Fixed supply is a problem, not necessarily a benefit
Contrary to the conventional wisdom that the finite supply of bitcoins and cryptos is a benefit and protects value, it is in fact a big problem for them being considered as money.
The maximum number of bitcoins that can ever be mined is 21 million. At the time of writing, there are already 18.6 million bitcoins in circulation. The last bitcoin would be mined in 2040. All cryptocurrencies have a finite supply and the speed at which they can be increased is uncertain and not controllable by anyone.
These supply limitations make cryptocurrencies unsuitable as legal tender because the static ‘money supply’ would deprive central banks of the ability to conduct countercyclical policy.
However, crypto promoters have capitalised on widespread fear and distrust of fiat money arising from post-Global-Financial-Crisis (GFC) monetisation. They have skillfully twisted this supply problem into an argument for cryptocurrencies as a hedge against doomsday scenarios. I believe this is wrong.
China, which used to be the largest crypto mining country, has seen through the smoke and mirrors and has cracked down on trading and mining without reservation. This shows how quickly regulators could destroy the freewheeling, decentralised crypto market. China instead has created an official DCEP with centralised control.
What crypto aficionados do not appear to understand is that countries will take steps to protect their monetary systems and currencies and their ability to tax and manage the economy. The more people believe cryptocurrencies are money, the greater the risk of government intervention in this market. The emerging trend of official digital currencies is a sign of central banks fighting back.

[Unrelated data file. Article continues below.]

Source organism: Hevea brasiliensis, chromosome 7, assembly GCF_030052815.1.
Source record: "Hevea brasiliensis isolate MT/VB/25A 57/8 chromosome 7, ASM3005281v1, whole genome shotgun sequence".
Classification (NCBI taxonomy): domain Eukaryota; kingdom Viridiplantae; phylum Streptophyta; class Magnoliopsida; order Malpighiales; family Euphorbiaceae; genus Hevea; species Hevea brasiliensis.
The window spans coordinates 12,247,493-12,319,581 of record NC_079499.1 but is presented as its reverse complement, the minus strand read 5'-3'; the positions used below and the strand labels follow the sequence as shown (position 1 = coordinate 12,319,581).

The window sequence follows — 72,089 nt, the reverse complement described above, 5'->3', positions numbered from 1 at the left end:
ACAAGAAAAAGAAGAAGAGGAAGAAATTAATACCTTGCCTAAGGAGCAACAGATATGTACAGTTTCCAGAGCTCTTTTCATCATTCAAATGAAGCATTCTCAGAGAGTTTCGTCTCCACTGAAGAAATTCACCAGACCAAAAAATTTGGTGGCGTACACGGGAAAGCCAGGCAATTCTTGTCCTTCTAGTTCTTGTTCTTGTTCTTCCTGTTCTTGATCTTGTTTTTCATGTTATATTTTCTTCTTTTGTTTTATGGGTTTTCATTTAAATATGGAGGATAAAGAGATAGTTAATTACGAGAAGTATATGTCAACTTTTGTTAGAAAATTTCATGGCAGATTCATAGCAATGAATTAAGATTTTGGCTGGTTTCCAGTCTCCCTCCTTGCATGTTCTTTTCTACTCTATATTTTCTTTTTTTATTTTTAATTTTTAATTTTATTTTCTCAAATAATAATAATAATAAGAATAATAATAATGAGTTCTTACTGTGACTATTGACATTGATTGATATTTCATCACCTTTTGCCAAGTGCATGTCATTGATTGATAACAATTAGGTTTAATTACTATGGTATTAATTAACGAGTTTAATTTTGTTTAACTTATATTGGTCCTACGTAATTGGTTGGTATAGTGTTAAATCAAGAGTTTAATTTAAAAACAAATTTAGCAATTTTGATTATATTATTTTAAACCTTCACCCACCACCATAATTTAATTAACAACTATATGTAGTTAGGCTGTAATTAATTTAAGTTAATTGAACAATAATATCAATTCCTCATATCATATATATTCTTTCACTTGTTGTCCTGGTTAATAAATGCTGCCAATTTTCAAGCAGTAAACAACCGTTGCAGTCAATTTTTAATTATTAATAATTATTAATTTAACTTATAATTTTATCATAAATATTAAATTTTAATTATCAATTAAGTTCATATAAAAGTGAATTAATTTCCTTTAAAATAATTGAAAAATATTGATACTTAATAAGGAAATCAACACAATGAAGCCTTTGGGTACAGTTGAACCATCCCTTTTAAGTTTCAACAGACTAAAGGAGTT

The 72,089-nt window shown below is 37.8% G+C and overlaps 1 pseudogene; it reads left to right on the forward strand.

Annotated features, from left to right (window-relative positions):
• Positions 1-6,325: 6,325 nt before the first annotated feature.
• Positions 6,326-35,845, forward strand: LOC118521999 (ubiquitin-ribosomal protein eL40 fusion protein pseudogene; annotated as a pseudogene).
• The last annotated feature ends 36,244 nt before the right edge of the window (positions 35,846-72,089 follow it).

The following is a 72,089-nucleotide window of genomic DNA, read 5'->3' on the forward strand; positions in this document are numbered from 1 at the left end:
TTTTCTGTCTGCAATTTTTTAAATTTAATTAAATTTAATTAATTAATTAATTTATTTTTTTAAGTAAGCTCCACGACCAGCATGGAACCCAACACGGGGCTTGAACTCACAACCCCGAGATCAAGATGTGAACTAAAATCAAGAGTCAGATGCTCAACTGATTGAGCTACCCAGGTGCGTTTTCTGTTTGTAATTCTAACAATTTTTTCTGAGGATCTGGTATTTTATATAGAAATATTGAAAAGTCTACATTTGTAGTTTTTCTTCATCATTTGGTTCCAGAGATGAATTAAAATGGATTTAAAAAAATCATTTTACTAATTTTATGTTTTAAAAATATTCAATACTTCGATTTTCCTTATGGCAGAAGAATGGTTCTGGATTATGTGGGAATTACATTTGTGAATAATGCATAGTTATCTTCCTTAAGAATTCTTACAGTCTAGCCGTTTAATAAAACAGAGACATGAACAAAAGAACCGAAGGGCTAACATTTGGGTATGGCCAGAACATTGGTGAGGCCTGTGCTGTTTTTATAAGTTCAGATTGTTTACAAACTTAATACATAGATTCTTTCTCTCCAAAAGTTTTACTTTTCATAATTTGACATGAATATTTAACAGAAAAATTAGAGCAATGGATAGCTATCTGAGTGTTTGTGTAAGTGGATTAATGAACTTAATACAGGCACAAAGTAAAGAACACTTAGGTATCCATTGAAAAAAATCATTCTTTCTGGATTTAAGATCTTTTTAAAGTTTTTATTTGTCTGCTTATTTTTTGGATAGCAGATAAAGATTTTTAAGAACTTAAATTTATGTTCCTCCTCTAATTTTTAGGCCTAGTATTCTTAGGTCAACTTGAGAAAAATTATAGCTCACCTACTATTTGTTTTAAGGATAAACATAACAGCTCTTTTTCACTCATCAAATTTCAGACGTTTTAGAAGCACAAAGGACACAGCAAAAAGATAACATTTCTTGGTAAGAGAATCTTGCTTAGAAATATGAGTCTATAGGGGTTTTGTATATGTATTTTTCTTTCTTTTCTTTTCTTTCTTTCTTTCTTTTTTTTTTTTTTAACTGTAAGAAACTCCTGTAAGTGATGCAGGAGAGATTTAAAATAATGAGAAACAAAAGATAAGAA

The popular narrative that bitcoin’s finite supply guarantees its value can play into concerns over central bank quantitative easing and what these QE programmes might mean for fiat money. Thus, the rise of cryptocurrencies can be seen as reflecting the anti-establishment movements in many countries since the 2008 GFC.
Viewed positively, this ‘crypto protest’ could prompt governments to change their economic management to become more responsible and regain trust and credibility. Time will tell.
I believe crypto prices will eventually crash. This could be triggered by a shift in monetary policy or regulations. Alternatively, a crash could simply occur because prices are so inflated that much like the Dutch tulip mania, marginal buyers are priced out of the market, leading to a self-feeding process of liquidation and falling prices when leveraged investors start to sell.
 Many gold ATM machines and settlement mechanisms were installed around the world in the early 2010s as players were trying to promote the use of gold as an alternative to fiat money and a medium of exchange for daily transactions. However, they failed because of low public acceptance and the inconvenience of using gold for transactions. Crypto apps could suffer a similar fate, in my view.
 See “Mark Cuban: This is What it Would Take for Me to Change My Mind About Bitcoin”, NECN Money Report, January 12, 2021 https://www.necn.com/news/business/money-report/mark-cuban-this-is-what-it-would-take-for-me-to-change-my-mind-about-bitcoin/2387139/
 “Legal Aspects of Central Bank Digital Currency: Central Bank and Monetary Law Considerations”, IMF Working Paper WP/20/254, November 2020.
 See “China to Legalize Digital RMB and Prohibit Competitors”, Lexology, November 12, 2020, and
“China’s New Draft Law Seeks to Legalize Digital Yuan But Ban Competitors”, Coingeek, 29 October 2020, and
“China passes cryptography law as gears up for digital currency”, Reuters, October 27, 2019
 See “Chi on China: The Crypto-Renminbi’s Disruption to the Market, Economic Growth and Policy”, 5 August 2020.
 See Bitcoin Cash Rich List by BITAMP, and also “Bitcoin Whale”, Investopedia